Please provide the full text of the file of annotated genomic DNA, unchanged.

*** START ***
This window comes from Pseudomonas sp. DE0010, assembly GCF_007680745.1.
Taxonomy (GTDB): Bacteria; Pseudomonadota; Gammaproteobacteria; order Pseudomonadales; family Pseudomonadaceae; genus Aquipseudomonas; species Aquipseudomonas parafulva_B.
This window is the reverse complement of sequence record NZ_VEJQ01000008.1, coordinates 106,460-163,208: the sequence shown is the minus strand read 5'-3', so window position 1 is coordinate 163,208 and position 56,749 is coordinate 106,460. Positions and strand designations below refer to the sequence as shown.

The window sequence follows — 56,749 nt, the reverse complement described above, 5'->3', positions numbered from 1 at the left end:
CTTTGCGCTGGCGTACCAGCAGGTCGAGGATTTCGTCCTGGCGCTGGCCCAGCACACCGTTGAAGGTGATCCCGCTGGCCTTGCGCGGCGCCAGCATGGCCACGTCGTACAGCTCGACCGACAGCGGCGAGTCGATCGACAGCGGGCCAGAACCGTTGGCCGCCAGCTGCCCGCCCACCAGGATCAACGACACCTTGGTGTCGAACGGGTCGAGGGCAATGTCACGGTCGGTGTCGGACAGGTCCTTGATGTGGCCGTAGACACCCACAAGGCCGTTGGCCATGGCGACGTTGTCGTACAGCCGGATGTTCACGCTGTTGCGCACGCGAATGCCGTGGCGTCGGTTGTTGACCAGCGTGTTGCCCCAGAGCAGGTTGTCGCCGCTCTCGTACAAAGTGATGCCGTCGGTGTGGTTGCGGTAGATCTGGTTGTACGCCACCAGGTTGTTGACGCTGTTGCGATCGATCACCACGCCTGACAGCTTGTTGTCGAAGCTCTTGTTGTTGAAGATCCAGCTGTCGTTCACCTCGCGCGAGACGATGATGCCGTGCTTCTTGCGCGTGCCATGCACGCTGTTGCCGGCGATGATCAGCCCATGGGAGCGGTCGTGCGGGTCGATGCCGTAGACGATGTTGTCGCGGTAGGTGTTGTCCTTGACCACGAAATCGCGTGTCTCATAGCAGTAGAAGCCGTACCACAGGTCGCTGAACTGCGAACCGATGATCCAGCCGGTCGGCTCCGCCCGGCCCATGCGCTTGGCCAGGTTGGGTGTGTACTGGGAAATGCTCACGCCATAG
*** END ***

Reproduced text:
This window comes from Pseudomonas sp. DE0010, assembly GCF_007680745.1.
Taxonomy (GTDB): Bacteria; Pseudomonadota; Gammaproteobacteria; order Pseudomonadales; family Pseudomonadaceae; genus Aquipseudomonas; species Aquipseudomonas parafulva_B.
This window is the reverse complement of sequence record NZ_VEJQ01000008.1, coordinates 106,460-163,208: the sequence shown is the minus strand read 5'-3', so window position 1 is coordinate 163,208 and position 56,749 is coordinate 106,460. Positions and strand designations below refer to the sequence as shown.

The window sequence follows — 56,749 nt, the reverse complement described above, 5'->3', positions numbered from 1 at the left end:
CTTTGCGCTGGCGTACCAGCAGGTCGAGGATTTCGTCCTGGCGCTGGCCCAGCACACCGTTGAAGGTGATCCCGCTGGCCTTGCGCGGCGCCAGCATGGCCACGTCGTACAGCTCGACCGACAGCGGCGAGTCGATCGACAGCGGGCCAGAACCGTTGGCCGCCAGCTGCCCGCCCACCAGGATCAACGACACCTTGGTGTCGAACGGGTCGAGGGCAATGTCACGGTCGGTGTCGGACAGGTCCTTGATGTGGCCGTAGACACCCACAAGGCCGTTGGCCATGGCGACGTTGTCGTACAGCCGGATGTTCACGCTGTTGCGCACGCGAATGCCGTGGCGTCGGTTGTTGACCAGCGTGTTGCCCCAGAGCAGGTTGTCGCCGCTCTCGTACAAAGTGATGCCGTCGGTGTGGTTGCGGTAGATCTGGTTGTACGCCACCAGGTTGTTGACGCTGTTGCGATCGATCACCACGCCTGACAGCTTGTTGTCGAAGCTCTTGTTGTTGAAGATCCAGCTGTCGTTCACCTCGCGCGAGACGATGATGCCGTGCTTCTTGCGCGTGCCATGCACGCTGTTGCCGGCGATGATCAGCCCATGGGAGCGGTCGTGCGGGTCGATGCCGTAGACGATGTTGTCGCGGTAGGTGTTGTCCTTGACCACGAAATCGCGTGTCTCATAGCAGTAGAAGCCGTACCACAGGTCGCTGAACTGCGAACCGATGATCCAGCCGGTCGGCTCCGCCCGGCCCATGCGCTTGGCCAGGTTGGGTGTGTACTGGGAAATGCTCACGCCATAG